Show Hope provides resources for families who want to adopt | Local News

In 1997, Mary Beth and Steven Curtis Chapman thought their family was complete. They had two talented sons and a rapidly growing daughter, Emily.

Next, Emily, then 11, and Mary Beth went on a mission trip to Haiti.

“Both of our hearts were broken by what we saw,” said Mary Beth. “Emily was deeply touched.”

The 11-year-old was so deeply touched that she started a campaign to adopt a child who needed a home and a family to love him.

“She said ‘we have room at our table, we have room in our house,'” recalls Mary Beth. “We said it was a great idea. A good plan for your life when you grow up.

She and Steven didn’t want to put down Emily’s idea or her faith, so they met with their pastor and had a family reunion.

“We wanted to see where God is taking us,” Mary Beth said.

He took them to China in 1999 to bring home the first of three adopted daughters, but God didn’t stop there. Inspired by their own experience, Steven and Mary Beth had a new mission: to open the hearts of others and raise awareness of the plight of orphaned children around the world.

They spoke with religious groups, friends and even strangers about the possibility of adopting.

“What we started to hear was that many would consider adoption, but it was very expensive,” said Mary Beth.

It created a barrier, but barriers can be crossed.

Show Hope, a Christian non-profit organization, was started by the Chapman family in 2003. Its mission is to reduce barriers to adoption.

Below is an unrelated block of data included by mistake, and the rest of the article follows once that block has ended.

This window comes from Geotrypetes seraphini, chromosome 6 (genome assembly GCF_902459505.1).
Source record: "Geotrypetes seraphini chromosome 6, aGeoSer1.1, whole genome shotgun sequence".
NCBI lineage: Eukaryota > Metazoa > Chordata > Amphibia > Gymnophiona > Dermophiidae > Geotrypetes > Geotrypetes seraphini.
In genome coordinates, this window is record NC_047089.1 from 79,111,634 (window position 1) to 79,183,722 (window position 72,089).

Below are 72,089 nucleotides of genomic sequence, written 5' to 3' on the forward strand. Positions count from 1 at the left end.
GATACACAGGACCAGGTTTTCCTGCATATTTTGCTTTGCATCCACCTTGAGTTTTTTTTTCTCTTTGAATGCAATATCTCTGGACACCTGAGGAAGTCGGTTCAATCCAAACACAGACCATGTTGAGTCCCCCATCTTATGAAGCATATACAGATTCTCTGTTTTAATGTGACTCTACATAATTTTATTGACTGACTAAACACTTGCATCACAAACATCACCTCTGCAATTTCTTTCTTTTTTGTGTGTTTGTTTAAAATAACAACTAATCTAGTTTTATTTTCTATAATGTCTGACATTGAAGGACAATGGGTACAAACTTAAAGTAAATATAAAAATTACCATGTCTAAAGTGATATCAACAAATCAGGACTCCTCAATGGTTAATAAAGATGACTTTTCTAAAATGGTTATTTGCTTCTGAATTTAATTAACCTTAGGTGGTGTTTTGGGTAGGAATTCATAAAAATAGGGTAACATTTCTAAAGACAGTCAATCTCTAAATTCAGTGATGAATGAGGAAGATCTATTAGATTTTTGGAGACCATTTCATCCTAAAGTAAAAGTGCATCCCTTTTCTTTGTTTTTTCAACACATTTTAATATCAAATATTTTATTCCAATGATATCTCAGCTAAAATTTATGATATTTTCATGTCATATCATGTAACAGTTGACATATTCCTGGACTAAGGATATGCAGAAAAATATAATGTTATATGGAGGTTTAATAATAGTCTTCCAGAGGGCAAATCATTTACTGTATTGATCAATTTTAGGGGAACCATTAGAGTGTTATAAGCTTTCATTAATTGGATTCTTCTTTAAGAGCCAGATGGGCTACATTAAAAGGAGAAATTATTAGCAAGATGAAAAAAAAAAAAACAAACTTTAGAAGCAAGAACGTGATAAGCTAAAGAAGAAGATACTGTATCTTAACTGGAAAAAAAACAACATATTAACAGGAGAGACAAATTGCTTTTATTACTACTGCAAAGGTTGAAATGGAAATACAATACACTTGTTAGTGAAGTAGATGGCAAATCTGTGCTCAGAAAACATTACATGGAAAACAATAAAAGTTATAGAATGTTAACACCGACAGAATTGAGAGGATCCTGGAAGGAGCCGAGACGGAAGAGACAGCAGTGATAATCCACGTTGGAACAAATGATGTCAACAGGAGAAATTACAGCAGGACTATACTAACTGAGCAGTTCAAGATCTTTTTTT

The family believes that every child has the inherent, God-given right to be part of a loving, caring family. Show Hope was created with a holistic approach to ensure that every stage of development and need is addressed with pre and post adoption support.

The first obstacle is financial. Adoptions can range from $25,000 to $50,000. Show Hope offers Adoption Assistance Grants to break down this barrier and unite an expectant child with a family.

The financial part does not stop either when the child joins the family.

“A lot of times these kids have medical issues,” Mary Beth said.

Many children have limited or no access to medical care. Once home, medical bills and treatments can cause financial hardship for the family.

In recent years, Show Hope has been able to help with medical bills not covered by families’ insurance.

The next hurdle is providing the tools to raise a child from a different culture, who often speaks a different language and whose background may not be fully known. The family or child may need professional help or simply advice from parents who have been through similar circumstances.

The Pre and Post Adoption Support Program provides resources for families and others entering the world of the adopted child with support for their community bonding journey, upcoming training sessions and the annual Empowered to Connect conference, now called Hope for the Journey Conference. The second annual Hope for the Journey lecture will premiere at Franklin on April 8 and will be available on demand through May 31.

The conference is designed to help families at all levels of the adoption process, using research-based tools to promote the attachment and connection that creates families.

“Early attachment wounds can show up later,” Mary Beth said. “Once the adoption takes place, it’s the start of a journey. Hope for the Journey provides solutions.

Registration for the conference can be found at

Since its inception, Show Hope has reached nearly 8,000 children from over 60 countries, including the United States. Many adoptions have been made possible through Adoption Assistance Grants given to families wishing to adopt, and assistance continues to be available when needed.